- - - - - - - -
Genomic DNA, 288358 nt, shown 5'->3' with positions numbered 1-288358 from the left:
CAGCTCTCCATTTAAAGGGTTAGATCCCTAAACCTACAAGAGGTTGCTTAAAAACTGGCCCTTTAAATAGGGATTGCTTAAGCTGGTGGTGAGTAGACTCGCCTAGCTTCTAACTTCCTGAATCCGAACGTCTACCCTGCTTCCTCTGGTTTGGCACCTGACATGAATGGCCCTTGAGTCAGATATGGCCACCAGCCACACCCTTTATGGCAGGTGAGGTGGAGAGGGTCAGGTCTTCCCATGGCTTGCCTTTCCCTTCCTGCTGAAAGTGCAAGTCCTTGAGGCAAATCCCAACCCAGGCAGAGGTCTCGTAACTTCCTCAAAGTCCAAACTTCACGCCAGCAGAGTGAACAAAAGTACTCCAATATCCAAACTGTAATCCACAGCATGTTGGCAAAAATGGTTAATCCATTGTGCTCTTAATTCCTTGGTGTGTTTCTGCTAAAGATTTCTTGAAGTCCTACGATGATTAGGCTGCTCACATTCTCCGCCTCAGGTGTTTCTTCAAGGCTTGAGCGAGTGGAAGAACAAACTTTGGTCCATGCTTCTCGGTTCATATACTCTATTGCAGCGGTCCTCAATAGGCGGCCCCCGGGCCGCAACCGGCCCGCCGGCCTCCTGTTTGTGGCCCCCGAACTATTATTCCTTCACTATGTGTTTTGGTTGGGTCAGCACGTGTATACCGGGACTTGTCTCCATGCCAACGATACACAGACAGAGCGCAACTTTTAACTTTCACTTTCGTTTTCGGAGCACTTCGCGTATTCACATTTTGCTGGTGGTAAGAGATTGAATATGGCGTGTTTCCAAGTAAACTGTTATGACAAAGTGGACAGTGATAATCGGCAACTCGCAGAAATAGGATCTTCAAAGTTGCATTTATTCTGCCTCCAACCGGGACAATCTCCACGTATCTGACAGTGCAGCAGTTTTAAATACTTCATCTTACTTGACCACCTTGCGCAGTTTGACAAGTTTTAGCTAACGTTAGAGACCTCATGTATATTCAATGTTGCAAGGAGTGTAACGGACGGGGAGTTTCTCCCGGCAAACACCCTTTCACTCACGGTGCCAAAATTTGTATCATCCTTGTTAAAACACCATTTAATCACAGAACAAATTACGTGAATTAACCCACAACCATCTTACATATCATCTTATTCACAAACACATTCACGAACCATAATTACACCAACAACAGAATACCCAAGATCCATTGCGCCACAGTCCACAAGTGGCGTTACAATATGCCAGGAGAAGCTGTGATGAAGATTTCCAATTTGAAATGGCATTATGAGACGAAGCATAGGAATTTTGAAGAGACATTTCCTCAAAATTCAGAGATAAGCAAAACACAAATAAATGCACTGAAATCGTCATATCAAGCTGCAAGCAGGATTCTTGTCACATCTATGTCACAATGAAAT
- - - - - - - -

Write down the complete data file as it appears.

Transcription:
Genomic DNA, 288358 nt, shown 5'->3' with positions numbered 1-288358 from the left:
CAGCTCTCCATTTAAAGGGTTAGATCCCTAAACCTACAAGAGGTTGCTTAAAAACTGGCCCTTTAAATAGGGATTGCTTAAGCTGGTGGTGAGTAGACTCGCCTAGCTTCTAACTTCCTGAATCCGAACGTCTACCCTGCTTCCTCTGGTTTGGCACCTGACATGAATGGCCCTTGAGTCAGATATGGCCACCAGCCACACCCTTTATGGCAGGTGAGGTGGAGAGGGTCAGGTCTTCCCATGGCTTGCCTTTCCCTTCCTGCTGAAAGTGCAAGTCCTTGAGGCAAATCCCAACCCAGGCAGAGGTCTCGTAACTTCCTCAAAGTCCAAACTTCACGCCAGCAGAGTGAACAAAAGTACTCCAATATCCAAACTGTAATCCACAGCATGTTGGCAAAAATGGTTAATCCATTGTGCTCTTAATTCCTTGGTGTGTTTCTGCTAAAGATTTCTTGAAGTCCTACGATGATTAGGCTGCTCACATTCTCCGCCTCAGGTGTTTCTTCAAGGCTTGAGCGAGTGGAAGAACAAACTTTGGTCCATGCTTCTCGGTTCATATACTCTATTGCAGCGGTCCTCAATAGGCGGCCCCCGGGCCGCAACCGGCCCGCCGGCCTCCTGTTTGTGGCCCCCGAACTATTATTCCTTCACTATGTGTTTTGGTTGGGTCAGCACGTGTATACCGGGACTTGTCTCCATGCCAACGATACACAGACAGAGCGCAACTTTTAACTTTCACTTTCGTTTTCGGAGCACTTCGCGTATTCACATTTTGCTGGTGGTAAGAGATTGAATATGGCGTGTTTCCAAGTAAACTGTTATGACAAAGTGGACAGTGATAATCGGCAACTCGCAGAAATAGGATCTTCAAAGTTGCATTTATTCTGCCTCCAACCGGGACAATCTCCACGTATCTGACAGTGCAGCAGTTTTAAATACTTCATCTTACTTGACCACCTTGCGCAGTTTGACAAGTTTTAGCTAACGTTAGAGACCTCATGTATATTCAATGTTGCAAGGAGTGTAACGGACGGGGAGTTTCTCCCGGCAAACACCCTTTCACTCACGGTGCCAAAATTTGTATCATCCTTGTTAAAACACCATTTAATCACAGAACAAATTACGTGAATTAACCCACAACCATCTTACATATCATCTTATTCACAAACACATTCACGAACCATAATTACACCAACAACAGAATACCCAAGATCCATTGCGCCACAGTCCACAAGTGGCGTTACAATATGCCAGGAGAAGCTGTGATGAAGATTTCCAATTTGAAATGGCATTATGAGACGAAGCATAGGAATTTTGAAGAGACATTTCCTCAAAATTCAGAGATAAGCAAAACACAAATAAATGCACTGAAATCGTCATATCAAGCTGCAAGCAGGATTCTTGTCACATCTATGTCACAATGAAAT